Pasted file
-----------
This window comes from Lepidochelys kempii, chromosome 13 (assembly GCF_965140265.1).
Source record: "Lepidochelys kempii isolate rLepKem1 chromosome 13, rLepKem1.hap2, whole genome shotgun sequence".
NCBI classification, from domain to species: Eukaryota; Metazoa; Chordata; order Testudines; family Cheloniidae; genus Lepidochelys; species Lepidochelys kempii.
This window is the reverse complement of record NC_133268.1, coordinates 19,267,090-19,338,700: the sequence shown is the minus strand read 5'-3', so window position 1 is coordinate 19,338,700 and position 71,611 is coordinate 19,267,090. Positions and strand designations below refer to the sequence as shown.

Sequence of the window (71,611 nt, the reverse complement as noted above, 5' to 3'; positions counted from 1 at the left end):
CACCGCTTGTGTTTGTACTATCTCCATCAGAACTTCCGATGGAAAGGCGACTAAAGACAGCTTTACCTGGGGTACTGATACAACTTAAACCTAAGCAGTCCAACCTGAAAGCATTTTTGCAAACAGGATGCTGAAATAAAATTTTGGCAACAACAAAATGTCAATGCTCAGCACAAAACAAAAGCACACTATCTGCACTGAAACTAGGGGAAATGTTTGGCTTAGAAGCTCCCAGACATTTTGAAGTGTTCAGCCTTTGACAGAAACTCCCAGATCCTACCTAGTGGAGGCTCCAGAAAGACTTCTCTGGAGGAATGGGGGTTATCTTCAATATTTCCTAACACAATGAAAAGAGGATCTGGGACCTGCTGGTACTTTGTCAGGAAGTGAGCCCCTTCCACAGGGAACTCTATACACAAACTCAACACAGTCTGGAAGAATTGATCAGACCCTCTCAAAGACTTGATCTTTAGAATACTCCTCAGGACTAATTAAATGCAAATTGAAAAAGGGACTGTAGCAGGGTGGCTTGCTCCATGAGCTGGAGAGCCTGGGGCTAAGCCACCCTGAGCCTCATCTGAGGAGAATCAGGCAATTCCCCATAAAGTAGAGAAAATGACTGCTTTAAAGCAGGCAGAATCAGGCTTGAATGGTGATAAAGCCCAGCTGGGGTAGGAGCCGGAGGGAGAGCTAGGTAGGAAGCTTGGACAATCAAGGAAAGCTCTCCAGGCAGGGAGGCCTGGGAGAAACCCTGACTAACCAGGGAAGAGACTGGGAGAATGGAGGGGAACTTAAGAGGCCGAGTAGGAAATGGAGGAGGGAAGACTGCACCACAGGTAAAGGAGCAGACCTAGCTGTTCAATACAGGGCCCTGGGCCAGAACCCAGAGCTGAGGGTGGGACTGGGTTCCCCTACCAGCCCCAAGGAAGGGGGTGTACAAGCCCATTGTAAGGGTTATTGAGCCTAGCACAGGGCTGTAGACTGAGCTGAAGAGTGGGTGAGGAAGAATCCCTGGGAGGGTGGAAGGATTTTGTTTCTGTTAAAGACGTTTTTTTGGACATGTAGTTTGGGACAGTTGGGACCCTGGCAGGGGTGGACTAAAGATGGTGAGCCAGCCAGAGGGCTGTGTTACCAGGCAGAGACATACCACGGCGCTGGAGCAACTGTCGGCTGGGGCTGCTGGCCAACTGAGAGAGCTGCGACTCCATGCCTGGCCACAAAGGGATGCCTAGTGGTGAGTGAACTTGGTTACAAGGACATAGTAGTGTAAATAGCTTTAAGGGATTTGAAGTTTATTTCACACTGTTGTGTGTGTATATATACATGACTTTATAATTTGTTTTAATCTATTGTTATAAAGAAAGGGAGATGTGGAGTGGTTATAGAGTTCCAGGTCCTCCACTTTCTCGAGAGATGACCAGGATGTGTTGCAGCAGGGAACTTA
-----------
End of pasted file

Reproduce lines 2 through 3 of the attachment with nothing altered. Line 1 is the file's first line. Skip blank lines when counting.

Source record: "Lepidochelys kempii isolate rLepKem1 chromosome 13, rLepKem1.hap2, whole genome shotgun sequence".
NCBI classification, from domain to species: Eukaryota; Metazoa; Chordata; order Testudines; family Cheloniidae; genus Lepidochelys; species Lepidochelys kempii.